The Chikushino Police Department has a program in which driving instructors test the driving skills of volunteers who are under the influence of alcohol. According to a CNN article, testing impaired drivers is part of a drunk driving awareness campaign. In Ohio, we do not use drunk driving exams to determine if drivers are impaired by alcohol or drugs. Instead, we use field sobriety tests and blood/breath/urine tests. Those tests are circumstantial evidence that a person was operating a vehicle under the influence.
During a recent OVI jury trial, the judge and I disagreed about the function of standardized field sobriety tests (SFSTs). During a sidebar, I argued the tests do not measure driving impairment; they predict blood alcohol concentration (BAC). The judge’s opinion was SFSTs measure impairment of driving ability. The judge’s opinion prevailed, despite being wrong, because the judge’s opinion always prevails in the judge’s courtroom (unless and until an appellate court says otherwise). This particular judge is intelligent, well-intentioned, and better educated on DUI/OVI issues than most judges and lawyers. If this judge misunderstands the purpose of SFSTs, it’s a topic worth addressing.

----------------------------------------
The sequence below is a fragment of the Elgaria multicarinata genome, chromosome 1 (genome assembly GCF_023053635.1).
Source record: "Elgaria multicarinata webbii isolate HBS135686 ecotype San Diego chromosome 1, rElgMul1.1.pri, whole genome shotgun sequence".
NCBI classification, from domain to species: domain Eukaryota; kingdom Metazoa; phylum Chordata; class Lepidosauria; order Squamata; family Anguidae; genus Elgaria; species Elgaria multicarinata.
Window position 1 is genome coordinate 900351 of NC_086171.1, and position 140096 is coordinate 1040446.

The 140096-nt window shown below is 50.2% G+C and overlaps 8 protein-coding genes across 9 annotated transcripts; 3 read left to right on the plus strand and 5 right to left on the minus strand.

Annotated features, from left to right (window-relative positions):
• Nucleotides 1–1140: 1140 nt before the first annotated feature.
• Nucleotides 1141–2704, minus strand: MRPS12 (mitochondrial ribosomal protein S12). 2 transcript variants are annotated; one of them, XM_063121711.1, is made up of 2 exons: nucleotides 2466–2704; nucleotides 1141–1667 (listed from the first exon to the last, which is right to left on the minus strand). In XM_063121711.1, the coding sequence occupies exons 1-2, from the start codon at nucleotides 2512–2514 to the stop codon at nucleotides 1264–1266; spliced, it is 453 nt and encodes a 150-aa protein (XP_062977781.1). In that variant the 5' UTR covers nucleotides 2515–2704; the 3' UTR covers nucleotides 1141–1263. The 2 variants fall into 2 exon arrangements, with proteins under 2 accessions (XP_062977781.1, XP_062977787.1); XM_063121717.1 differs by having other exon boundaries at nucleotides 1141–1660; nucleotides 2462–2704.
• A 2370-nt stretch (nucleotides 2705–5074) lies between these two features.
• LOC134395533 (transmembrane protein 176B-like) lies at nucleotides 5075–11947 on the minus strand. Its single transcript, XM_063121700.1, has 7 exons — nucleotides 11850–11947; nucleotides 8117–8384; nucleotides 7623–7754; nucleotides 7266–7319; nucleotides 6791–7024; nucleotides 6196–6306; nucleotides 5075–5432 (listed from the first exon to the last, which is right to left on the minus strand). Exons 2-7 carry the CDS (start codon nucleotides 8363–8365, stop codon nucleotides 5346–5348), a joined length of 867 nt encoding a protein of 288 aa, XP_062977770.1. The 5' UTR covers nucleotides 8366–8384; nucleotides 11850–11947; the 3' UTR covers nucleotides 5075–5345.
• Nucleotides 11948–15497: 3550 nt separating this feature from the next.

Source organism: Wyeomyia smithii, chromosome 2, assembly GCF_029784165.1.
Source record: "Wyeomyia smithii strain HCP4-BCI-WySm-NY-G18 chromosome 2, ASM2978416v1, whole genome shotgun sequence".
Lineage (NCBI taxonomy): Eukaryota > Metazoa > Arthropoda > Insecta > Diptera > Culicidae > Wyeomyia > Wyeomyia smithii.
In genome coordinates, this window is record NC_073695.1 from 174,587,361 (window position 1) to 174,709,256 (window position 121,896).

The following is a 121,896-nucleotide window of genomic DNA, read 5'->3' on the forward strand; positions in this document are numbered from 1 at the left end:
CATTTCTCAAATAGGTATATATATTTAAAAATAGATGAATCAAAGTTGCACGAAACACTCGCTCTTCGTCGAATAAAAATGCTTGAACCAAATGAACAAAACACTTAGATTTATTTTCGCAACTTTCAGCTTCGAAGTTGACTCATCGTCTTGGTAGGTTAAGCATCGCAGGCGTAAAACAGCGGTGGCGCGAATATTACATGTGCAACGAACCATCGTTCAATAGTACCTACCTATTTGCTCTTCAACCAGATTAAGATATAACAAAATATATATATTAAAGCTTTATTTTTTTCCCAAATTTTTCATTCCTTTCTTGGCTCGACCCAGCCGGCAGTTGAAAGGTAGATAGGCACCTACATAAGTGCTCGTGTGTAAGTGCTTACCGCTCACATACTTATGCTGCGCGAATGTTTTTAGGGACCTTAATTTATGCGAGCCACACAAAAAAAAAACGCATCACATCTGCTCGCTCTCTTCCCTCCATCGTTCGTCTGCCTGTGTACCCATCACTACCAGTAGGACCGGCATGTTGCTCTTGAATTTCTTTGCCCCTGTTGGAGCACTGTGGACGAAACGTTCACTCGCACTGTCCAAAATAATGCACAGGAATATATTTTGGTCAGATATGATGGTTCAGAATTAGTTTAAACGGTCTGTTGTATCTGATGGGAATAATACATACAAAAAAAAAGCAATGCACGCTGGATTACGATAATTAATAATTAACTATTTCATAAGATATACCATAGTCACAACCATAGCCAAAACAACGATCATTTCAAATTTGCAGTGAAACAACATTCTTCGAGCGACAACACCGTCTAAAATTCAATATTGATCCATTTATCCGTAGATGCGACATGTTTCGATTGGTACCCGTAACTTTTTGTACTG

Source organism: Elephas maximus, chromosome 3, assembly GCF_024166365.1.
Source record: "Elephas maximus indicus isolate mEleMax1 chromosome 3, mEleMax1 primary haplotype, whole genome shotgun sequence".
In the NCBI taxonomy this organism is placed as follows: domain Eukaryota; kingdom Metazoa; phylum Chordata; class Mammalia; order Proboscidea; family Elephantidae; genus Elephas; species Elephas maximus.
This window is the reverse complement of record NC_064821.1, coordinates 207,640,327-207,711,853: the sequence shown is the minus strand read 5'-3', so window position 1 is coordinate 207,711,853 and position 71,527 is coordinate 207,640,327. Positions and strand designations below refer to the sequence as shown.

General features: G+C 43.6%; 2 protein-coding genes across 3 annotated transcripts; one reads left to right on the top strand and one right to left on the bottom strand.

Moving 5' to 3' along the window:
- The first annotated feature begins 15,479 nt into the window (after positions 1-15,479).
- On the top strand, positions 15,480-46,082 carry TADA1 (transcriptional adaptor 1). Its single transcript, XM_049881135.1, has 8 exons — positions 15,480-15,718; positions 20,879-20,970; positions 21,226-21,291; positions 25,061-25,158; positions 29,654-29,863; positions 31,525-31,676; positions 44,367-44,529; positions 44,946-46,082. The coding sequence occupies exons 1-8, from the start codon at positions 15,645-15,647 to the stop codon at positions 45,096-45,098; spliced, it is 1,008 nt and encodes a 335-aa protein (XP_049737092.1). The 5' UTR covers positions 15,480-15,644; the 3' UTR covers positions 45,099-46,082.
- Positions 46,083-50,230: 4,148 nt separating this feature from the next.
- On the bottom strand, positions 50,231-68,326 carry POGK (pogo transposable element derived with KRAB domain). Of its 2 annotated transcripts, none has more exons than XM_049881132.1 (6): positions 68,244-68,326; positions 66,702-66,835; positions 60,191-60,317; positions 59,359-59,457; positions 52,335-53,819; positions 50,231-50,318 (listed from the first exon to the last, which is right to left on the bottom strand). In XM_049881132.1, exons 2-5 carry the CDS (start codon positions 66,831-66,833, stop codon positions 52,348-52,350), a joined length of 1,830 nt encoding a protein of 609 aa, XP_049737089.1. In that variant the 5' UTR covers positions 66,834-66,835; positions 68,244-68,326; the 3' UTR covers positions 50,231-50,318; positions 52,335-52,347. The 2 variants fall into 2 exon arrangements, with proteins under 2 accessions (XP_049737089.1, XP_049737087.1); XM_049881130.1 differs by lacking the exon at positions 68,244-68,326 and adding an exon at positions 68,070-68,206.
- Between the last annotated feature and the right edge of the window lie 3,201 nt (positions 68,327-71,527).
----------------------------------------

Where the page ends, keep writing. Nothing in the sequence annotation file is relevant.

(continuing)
This the week of July 4th. For some, that means celebrating our nation’s independence with burgers, beer and boats. As alcohol is often mixed with boating, people are prosecuted and punished for boating under the influence (BUI). But how do law enforcement officers determine if a person’s ability to operate a boat is impaired by alcohol?